Holy crap he did Sweeney Todd? Thats one of the ones I love (having only seen the Depp film which I guess people didn't love but I thought was fantastic). Dude has been everywhere and is apparently still alive sipping from a wooden chalice made by a jewish carpenter somewhere.
posted by Senor Cardgage at 2:24 PM on September 26, 2018 [1 favorite]

Without question, yes. I mean, Assassins is deep cuts not beloved of most Sondheim fans, and West Side Story isn't his music, but the sardonic tone and the wordplay are pretty much his calling cards. Company is dated in a certain way but full of gems. A Little Night Music is...actually I think I'll link a song from A Little Night Music but anyway it's peak musical theater. Follies, my god, though it's a very strangely structured stage work. You may be familiar with "I'm Still Here," sung here by Yvonne de Carlo, tv's Lily Muenster, whose career the song briefly references.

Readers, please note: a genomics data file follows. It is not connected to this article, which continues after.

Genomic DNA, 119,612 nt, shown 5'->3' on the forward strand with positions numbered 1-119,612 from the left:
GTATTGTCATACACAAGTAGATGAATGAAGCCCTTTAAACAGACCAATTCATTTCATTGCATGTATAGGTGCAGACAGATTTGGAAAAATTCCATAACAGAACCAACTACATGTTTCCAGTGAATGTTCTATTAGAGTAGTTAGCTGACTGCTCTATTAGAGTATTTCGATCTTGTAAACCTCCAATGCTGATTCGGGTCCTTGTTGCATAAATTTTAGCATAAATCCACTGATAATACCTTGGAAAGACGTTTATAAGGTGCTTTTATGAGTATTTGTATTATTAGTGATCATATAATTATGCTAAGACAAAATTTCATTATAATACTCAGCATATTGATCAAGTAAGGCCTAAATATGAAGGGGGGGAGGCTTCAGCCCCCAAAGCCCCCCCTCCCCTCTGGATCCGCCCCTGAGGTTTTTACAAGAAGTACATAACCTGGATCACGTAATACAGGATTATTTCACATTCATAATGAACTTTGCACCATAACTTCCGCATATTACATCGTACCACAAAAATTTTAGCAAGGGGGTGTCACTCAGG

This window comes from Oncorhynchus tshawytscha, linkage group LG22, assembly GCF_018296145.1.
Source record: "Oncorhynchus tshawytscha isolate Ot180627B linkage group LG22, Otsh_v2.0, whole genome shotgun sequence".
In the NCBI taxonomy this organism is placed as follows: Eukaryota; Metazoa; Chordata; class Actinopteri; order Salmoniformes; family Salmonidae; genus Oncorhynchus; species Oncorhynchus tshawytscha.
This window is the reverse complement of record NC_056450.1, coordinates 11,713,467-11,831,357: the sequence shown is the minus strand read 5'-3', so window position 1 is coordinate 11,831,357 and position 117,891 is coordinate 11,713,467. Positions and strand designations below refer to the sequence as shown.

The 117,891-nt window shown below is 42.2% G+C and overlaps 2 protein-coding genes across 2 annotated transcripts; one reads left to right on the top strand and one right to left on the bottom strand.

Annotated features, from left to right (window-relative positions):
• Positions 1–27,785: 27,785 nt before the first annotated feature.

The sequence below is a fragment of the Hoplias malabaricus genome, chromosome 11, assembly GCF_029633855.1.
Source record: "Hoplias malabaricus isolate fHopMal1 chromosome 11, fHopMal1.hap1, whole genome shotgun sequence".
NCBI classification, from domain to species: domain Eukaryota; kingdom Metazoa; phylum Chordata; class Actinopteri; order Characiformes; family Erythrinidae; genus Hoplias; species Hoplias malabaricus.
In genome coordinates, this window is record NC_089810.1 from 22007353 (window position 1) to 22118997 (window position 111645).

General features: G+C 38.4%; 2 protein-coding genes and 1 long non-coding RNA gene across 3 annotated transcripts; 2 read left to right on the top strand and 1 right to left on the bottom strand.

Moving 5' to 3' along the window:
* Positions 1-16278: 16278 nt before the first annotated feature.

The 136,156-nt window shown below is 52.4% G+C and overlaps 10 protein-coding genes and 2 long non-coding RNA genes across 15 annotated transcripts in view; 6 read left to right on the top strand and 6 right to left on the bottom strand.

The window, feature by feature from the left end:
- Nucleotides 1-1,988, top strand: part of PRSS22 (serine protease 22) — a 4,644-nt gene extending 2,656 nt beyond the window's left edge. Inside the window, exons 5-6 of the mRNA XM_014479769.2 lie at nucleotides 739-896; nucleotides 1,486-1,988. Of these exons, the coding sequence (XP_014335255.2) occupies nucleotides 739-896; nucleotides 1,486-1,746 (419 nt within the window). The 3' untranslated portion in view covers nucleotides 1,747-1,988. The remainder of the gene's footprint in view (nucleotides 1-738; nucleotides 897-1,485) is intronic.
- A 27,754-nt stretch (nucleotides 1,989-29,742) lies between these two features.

Honestly if you ask about Sondheim, you're going to get a lot of Sondheim fans coming out of the woodwork and being very enthusiastic.
posted by Smearcase at 2:53 PM on September 26, 2018 [4 favorites]

Yes, absolutely. Start with one of the concert versions of Sweeney Todd - Len Cariou will not steer you wrong, nor George Hearn. Sunday in the Park next. Carry on from there. You’re gonna be fine.
posted by Stacey at 2:56 PM on September 26, 2018

And make sure to listen to "The Ladies Who Lunch" sung by Elaine Stritch. She has kind of a beat-up voice but it's a number for a weary, angry middle-aged woman married into the upper class, not a teenager.
posted by Smearcase at 3:00 PM on September 26, 2018 [6 favorites]

As others have suggested, do seek out the stage versions to watch whenever possible. Movie versions often have to leave out some of the best bits. "Into The Woods," for example, while a pretty decent movie in my opinion, loses something very important in the final scenes where a song for the Baker and his Father got cut.